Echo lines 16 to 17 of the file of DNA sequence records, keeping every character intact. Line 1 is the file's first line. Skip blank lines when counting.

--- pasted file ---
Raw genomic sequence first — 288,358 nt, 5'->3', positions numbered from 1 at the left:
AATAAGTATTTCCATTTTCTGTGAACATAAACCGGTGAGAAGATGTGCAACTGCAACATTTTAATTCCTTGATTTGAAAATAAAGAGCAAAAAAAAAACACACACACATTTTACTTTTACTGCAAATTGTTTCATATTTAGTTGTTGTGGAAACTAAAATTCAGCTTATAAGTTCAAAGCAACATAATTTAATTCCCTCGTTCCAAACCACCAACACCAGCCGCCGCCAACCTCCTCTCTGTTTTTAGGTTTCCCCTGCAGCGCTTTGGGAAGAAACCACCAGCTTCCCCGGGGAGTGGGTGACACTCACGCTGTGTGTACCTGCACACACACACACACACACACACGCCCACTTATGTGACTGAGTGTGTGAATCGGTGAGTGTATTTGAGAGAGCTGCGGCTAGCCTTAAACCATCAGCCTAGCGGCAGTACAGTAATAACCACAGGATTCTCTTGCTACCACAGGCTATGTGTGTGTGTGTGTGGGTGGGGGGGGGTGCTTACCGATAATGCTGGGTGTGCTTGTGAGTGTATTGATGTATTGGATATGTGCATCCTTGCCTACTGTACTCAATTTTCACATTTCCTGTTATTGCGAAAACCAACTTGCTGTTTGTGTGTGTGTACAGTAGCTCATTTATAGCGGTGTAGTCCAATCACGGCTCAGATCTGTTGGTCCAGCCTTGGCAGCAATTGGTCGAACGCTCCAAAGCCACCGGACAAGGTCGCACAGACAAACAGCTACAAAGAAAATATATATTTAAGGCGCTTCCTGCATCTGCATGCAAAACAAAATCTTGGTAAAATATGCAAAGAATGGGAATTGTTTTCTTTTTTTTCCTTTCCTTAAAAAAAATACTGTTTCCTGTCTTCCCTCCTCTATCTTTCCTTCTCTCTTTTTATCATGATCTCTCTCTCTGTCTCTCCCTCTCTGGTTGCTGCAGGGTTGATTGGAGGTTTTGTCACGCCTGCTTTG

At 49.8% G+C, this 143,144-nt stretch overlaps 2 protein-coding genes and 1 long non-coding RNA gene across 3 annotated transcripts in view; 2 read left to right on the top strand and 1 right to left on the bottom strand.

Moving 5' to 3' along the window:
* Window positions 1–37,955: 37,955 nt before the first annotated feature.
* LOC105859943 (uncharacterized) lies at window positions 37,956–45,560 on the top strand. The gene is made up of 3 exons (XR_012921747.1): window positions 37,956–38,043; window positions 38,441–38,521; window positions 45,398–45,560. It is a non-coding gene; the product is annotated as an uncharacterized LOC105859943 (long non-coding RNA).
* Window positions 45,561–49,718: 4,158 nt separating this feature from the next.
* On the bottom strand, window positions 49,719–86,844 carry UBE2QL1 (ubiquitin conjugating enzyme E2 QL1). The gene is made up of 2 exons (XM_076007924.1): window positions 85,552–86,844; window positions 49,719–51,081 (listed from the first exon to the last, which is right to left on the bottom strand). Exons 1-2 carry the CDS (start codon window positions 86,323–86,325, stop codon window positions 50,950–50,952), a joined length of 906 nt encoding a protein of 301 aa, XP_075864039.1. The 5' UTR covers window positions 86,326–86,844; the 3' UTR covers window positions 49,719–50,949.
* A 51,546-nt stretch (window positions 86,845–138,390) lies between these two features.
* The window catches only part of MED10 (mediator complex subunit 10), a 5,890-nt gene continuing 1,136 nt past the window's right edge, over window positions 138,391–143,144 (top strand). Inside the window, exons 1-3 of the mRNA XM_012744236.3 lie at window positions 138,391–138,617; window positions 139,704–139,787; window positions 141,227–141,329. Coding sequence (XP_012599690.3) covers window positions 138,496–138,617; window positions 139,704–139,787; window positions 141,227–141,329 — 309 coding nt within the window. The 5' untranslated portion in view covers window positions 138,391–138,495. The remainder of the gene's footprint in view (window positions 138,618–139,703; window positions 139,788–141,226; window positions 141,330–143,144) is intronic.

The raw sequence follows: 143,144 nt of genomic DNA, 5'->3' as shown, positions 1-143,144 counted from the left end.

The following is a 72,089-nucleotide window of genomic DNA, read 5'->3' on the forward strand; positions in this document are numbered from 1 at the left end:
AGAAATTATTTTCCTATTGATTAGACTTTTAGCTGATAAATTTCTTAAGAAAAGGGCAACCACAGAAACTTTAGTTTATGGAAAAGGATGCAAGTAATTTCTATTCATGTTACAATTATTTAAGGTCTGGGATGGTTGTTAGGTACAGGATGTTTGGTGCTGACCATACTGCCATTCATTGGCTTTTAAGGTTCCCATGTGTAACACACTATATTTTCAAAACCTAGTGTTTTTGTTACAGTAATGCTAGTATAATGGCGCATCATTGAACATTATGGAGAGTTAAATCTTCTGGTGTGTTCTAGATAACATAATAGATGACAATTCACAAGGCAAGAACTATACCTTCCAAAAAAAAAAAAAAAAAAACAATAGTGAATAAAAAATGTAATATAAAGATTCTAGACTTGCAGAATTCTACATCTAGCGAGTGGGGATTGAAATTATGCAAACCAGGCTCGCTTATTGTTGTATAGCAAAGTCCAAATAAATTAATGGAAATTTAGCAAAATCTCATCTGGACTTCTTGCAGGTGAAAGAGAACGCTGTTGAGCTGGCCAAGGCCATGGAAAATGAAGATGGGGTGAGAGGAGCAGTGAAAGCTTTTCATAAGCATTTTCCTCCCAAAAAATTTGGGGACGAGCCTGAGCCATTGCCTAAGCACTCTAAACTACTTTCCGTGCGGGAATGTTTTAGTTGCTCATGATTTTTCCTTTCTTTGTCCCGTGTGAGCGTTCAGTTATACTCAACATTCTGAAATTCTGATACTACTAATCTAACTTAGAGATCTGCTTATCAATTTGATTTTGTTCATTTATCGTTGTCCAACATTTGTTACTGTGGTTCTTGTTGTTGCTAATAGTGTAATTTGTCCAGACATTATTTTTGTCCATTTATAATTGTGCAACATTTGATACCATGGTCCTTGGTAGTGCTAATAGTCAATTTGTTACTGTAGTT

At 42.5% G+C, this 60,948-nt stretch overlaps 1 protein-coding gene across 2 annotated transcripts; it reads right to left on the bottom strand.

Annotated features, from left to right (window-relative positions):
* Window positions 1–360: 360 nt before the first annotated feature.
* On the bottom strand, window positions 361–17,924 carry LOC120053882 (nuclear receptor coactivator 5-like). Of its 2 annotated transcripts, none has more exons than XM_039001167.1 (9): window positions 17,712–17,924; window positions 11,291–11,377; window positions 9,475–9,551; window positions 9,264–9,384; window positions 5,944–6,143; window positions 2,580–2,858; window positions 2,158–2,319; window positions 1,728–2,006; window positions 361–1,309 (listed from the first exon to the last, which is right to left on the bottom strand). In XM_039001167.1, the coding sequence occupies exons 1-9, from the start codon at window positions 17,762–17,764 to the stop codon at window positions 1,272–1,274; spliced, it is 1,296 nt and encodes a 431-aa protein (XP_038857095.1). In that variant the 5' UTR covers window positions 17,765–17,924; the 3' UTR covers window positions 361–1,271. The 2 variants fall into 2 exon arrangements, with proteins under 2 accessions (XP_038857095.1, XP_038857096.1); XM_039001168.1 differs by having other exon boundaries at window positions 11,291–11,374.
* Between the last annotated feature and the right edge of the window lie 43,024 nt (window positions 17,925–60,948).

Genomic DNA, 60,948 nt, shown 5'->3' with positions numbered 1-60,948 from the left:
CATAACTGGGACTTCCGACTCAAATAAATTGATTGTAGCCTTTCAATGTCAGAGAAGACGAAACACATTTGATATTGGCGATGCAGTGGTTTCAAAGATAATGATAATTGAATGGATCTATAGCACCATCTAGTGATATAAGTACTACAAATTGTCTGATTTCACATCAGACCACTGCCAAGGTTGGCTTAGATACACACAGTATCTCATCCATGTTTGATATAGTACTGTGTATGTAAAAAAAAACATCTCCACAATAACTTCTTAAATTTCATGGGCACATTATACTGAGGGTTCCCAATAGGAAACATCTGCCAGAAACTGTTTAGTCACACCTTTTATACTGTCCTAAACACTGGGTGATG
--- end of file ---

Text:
* Window positions 1–360: 360 nt before the first annotated feature.
* On the bottom strand, window positions 361–17,924 carry LOC120053882 (nuclear receptor coactivator 5-like). Of its 2 annotated transcripts, none has more exons than XM_039001167.1 (9): window positions 17,712–17,924; window positions 11,291–11,377; window positions 9,475–9,551; window positions 9,264–9,384; window positions 5,944–6,143; window positions 2,580–2,858; window positions 2,158–2,319; window positions 1,728–2,006; window positions 361–1,309 (listed from the first exon to the last, which is right to left on the bottom strand). In XM_039001167.1, the coding sequence occupies exons 1-9, from the start codon at window positions 17,762–17,764 to the stop codon at window positions 1,272–1,274; spliced, it is 1,296 nt and encodes a 431-aa protein (XP_038857095.1). In that variant the 5' UTR covers window positions 17,765–17,924; the 3' UTR covers window positions 361–1,271. The 2 variants fall into 2 exon arrangements, with proteins under 2 accessions (XP_038857095.1, XP_038857096.1); XM_039001168.1 differs by having other exon boundaries at window positions 11,291–11,374.